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How to Make Your Own Baseball Pitchback

One of the most effective aids for baseball workouts is called a pitchback. This system helps players of all ages hone fundamental throwing skills as well as develop agility, reflexes, coordination and catching ability for both aerial and ground balls. Retail prices on a baseball pitchback can be expensive. A homemade pitchback, however, is affordable, efficient and easy to construct.

  1. Cut the PVC piping into appropriate lengths–using a pipe cutter or a hacksaw.

  2. Lay out two 3 feet and two 4 feet lengths of PVC piping so that they make a 3 x 4 foot rectangle. Apply plumber’s glue to the ends of each pipe. Connect one 3 feet length and the two 4 feet lengths of piping using 90 degree pipe fittings. Connect the other 3 feet length to the two 4 feet lengths using three-way connectors so that the unused connector hole is facing behind the square.

  3. Attach the remaining 3 feet lengths using plumber’s glue and 90 degree fittings so that they make a ‘U’ shape. Attach the assembly to the square assembly by using plumber’s glue and pushing the loose ends of the ‘U’ into the unused holes of the square assembly.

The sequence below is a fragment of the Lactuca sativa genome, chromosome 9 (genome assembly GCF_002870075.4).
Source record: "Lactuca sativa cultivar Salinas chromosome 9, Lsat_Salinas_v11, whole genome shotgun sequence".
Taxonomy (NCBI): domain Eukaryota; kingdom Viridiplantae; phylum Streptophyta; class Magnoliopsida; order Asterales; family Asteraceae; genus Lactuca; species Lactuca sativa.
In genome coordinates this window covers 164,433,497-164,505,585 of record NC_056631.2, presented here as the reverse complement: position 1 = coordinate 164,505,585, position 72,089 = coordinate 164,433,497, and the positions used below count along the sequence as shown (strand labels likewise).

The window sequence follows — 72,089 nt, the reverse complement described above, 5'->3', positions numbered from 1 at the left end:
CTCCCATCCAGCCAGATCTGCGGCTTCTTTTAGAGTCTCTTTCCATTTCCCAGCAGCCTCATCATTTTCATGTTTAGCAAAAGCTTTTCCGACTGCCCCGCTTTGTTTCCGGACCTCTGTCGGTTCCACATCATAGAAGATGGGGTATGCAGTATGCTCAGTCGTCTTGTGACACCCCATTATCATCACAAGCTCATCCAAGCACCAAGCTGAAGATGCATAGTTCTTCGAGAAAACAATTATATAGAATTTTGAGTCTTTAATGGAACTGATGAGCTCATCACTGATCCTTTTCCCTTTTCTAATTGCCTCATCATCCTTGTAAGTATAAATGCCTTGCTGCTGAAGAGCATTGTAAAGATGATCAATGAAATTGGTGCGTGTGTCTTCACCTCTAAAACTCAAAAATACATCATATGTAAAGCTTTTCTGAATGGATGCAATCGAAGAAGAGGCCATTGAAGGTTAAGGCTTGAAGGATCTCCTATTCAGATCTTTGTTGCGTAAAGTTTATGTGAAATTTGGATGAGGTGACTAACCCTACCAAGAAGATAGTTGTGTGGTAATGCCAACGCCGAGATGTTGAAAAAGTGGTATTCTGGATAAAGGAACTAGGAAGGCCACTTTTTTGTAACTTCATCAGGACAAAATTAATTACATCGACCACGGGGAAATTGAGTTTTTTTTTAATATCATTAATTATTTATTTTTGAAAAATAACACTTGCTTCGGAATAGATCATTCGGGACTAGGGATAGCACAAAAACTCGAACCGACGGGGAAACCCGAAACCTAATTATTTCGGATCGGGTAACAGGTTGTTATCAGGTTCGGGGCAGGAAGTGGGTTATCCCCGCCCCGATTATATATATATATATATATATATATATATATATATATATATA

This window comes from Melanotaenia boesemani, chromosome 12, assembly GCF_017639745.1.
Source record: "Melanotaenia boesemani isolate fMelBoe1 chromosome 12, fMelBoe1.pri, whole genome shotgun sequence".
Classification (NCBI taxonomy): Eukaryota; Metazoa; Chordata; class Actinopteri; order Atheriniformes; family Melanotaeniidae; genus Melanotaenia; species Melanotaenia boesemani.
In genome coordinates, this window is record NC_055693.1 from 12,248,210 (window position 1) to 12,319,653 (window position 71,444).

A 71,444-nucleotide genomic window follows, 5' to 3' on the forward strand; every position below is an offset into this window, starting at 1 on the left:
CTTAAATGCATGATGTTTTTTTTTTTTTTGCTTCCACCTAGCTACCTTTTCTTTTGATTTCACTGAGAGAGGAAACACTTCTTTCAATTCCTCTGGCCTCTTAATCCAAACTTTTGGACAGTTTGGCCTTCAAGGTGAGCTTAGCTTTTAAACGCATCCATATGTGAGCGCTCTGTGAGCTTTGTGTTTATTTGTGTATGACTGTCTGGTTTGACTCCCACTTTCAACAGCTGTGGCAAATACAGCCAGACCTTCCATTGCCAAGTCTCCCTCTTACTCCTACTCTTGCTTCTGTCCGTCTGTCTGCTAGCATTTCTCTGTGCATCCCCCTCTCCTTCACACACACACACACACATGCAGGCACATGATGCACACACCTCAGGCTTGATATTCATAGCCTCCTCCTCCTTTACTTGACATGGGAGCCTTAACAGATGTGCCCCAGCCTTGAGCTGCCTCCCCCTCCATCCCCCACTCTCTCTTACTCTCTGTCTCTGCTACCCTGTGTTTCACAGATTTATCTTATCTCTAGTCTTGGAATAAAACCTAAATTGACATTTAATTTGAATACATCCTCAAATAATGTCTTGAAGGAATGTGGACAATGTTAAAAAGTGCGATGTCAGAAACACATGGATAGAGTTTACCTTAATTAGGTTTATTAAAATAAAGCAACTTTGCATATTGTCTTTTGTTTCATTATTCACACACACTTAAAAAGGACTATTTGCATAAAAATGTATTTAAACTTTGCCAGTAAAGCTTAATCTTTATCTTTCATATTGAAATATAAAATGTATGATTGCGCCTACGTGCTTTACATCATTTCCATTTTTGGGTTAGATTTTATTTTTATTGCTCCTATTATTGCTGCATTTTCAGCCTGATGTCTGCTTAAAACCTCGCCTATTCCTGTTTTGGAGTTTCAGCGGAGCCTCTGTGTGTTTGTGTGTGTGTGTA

4. Cut your netting so that there is 3 inch excess around all edges of the 3 x 4 foot rectangle.

  5. Lay your netting out so that it sits with excess netting evenly around the PVC piping of the 3 x 4 foot rectangle.

  6. Attach the grip clamps over the netting on each side of your rectangle.

    Tip

    Homemade pitch backs can tip over from strong throws. A sandbag can easily counteract this tendency if put on the supporting legs.

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Things Needed

  • Two 4 foot lengths of PVC pipe
  • Five 3 foot lengths of PVC pipe
  • Plumber's glue
  • 4 x 5 feet square of 1/2 inch to 1 inch netting
  • 12 pipe clamps #SN-GC
  • 6 90 degree PVC pipe fittings #SN-90L
  • 2 three way PVC connectors #SN-3WY

About the Author

Donivan Gillis began writing professionally in 2010, with his work appearing on LIVESTRONG.COM. He has been studying martial arts since 1996 and has been teaching since 2002. He studied business management at Polomar College in San Marcos, Calif.

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